FOR IMMEDIATE RELEASE
Wednesday 16 March, 2011
Politicians at the London Assembly have condemned recommendations to stop children’s heart surgery at Royal Brompton Hospital, unanimously calling on Health Secretary Andrew Lansley to rethink proposals. Assembly members agreed to write to the Secretary of State after hearing today (March 16) how the loss of the paediatric cardiac surgery unit at the hospital will threaten patients living with a range of serious conditions.
The Chair of the Assembly will write to the Health Secretary after hearing about a proposed reconfiguration by the Joint Committee of Primary Care Trusts last month. The JCPCT has recommended children’s heart services at Royal Brompton are discontinued, despite an assessment report which gave the hospital a weighted score of joint fourth out of ten, of all centres in England.
A Royal Brompton & Harefield NHS Foundation Trust spokesperson said: “We believe the recommendations put forward for consultation by the JCPCT are fundamentally flawed and very much welcome this backing from the Assembly.”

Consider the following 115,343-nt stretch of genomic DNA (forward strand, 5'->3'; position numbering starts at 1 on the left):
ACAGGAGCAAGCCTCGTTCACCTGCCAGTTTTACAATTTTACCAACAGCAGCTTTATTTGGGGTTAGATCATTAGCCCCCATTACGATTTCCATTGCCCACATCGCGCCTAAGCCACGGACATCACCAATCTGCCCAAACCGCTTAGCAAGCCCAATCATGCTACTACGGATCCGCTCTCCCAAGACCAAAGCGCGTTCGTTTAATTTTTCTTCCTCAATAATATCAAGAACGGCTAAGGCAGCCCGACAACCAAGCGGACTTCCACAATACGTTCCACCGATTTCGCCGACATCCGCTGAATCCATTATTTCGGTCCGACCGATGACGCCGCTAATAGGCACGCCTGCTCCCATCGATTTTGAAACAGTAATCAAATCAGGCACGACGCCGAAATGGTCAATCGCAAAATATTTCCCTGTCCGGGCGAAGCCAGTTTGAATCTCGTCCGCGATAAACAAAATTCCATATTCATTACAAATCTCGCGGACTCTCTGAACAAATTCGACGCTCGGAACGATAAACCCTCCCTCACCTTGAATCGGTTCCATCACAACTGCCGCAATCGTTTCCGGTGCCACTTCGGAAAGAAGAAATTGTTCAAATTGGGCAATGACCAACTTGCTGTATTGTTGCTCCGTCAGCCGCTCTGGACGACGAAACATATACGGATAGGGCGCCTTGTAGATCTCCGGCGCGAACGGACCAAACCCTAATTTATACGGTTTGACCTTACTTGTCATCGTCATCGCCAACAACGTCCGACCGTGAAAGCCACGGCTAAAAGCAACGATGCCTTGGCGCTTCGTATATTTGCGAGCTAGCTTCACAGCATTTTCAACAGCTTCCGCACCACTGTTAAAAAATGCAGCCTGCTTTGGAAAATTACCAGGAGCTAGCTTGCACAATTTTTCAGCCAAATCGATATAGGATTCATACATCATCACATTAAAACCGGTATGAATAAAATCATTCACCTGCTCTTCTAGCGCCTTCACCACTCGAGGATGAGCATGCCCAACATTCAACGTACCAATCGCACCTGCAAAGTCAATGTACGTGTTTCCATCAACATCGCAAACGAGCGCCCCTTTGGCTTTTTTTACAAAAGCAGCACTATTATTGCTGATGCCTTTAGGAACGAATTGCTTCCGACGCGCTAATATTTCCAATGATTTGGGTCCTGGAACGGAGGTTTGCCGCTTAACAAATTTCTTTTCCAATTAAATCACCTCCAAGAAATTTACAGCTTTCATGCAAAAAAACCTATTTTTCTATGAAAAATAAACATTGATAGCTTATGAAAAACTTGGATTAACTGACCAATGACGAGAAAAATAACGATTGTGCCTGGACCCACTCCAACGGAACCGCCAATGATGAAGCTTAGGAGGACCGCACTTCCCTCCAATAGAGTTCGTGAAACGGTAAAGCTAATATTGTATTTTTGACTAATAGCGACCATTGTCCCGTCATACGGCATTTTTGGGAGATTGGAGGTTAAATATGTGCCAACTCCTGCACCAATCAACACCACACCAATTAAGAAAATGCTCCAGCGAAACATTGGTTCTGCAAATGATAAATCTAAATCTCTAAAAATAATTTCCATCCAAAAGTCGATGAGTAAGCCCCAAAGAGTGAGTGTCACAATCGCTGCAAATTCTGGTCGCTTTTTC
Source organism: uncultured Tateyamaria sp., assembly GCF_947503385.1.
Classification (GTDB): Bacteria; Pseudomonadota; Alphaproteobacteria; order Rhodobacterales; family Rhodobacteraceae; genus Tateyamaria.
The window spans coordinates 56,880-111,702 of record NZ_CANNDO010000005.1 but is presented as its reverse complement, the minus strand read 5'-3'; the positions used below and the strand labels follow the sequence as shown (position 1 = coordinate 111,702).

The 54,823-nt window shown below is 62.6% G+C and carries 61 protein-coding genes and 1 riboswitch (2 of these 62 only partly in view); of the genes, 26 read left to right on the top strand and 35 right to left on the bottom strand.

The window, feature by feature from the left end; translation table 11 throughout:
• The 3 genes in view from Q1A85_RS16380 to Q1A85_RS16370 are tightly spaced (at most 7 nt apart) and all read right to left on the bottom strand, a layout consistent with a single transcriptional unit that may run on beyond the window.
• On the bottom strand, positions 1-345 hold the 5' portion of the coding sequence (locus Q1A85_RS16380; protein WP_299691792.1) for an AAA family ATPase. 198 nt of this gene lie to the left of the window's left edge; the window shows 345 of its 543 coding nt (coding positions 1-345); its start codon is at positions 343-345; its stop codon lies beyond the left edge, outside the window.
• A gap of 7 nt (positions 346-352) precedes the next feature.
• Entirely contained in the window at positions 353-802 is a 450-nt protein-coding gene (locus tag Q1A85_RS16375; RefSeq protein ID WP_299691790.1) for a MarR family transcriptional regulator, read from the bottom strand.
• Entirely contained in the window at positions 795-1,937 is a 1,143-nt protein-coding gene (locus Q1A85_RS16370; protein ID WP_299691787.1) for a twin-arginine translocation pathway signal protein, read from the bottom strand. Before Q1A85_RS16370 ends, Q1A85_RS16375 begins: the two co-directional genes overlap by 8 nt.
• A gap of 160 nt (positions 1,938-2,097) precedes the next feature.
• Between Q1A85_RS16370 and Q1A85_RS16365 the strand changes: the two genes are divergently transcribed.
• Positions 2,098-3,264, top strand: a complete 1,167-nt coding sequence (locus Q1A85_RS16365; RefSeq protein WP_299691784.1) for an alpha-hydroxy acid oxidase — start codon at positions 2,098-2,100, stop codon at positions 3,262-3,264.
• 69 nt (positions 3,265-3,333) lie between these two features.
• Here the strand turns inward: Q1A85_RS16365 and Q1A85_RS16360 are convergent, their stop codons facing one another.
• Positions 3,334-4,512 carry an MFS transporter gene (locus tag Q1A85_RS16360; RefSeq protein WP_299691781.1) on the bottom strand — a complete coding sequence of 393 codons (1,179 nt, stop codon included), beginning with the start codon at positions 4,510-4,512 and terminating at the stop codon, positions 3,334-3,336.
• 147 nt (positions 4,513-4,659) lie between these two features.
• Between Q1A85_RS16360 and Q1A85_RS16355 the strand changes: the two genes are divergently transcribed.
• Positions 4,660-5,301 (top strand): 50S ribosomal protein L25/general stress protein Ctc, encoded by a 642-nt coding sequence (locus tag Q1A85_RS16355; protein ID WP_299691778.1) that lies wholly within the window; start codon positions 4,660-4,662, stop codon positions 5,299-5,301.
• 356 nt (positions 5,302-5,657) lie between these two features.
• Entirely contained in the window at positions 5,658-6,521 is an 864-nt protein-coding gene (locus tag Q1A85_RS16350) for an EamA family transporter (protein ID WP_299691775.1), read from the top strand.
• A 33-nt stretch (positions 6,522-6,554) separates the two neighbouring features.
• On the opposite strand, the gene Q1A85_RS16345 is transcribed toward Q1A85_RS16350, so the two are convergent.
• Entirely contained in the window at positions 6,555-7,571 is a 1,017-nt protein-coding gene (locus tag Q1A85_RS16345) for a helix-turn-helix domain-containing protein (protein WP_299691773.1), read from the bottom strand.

Closing the children’s heart surgery unit at Royal Brompton Hospital will have serious knock-on effects for people with heart and lung conditions, and on related health services, the London Assembly warned today.The Trust’s paediatric cardiac surgery service has an excellent safety record and paediatric mortality rates are less than half the national average (0.9% versus 2%).
Victoria Borwick, Assembly Memberwho proposed the motion, said:“This specialist unit at the Royal Brompton has saved the lives of so many children in London and continues to be a vital service for many families. The proposal to close it has come at the eleventh hour, with no medical reasoning to support it.
“This is the only centre in London that offers cradle to adulthood care for people with serious heart and lung problems. Closing it defies all logic and would have grievous and far-reaching consequences.”
The motion was seconded byCaroline Pidgeon, Assembly Member, who said: “The decision to close such a high-performing centre simply makes no sense. It fails to take into account the impact on people treated there, and the knock-on effects the loss of a specialist unit has on the other health services that work alongside it.
“The Royal Brompton has put forward an alternative proposal to join up its services with similar centres at two other London hospitals. Surely this is a more sensible option than just closing this life-saving centre.”
Read the London Assembly's press release.
For further information, please contact:
Head of Media Relations
Royal Brompton & Harefield NHS Foundation Trust
Tel: 020 7351 8672 (Brompton), Tel: 01895 828 877 (Harefield)
Mobile: 07866 536 345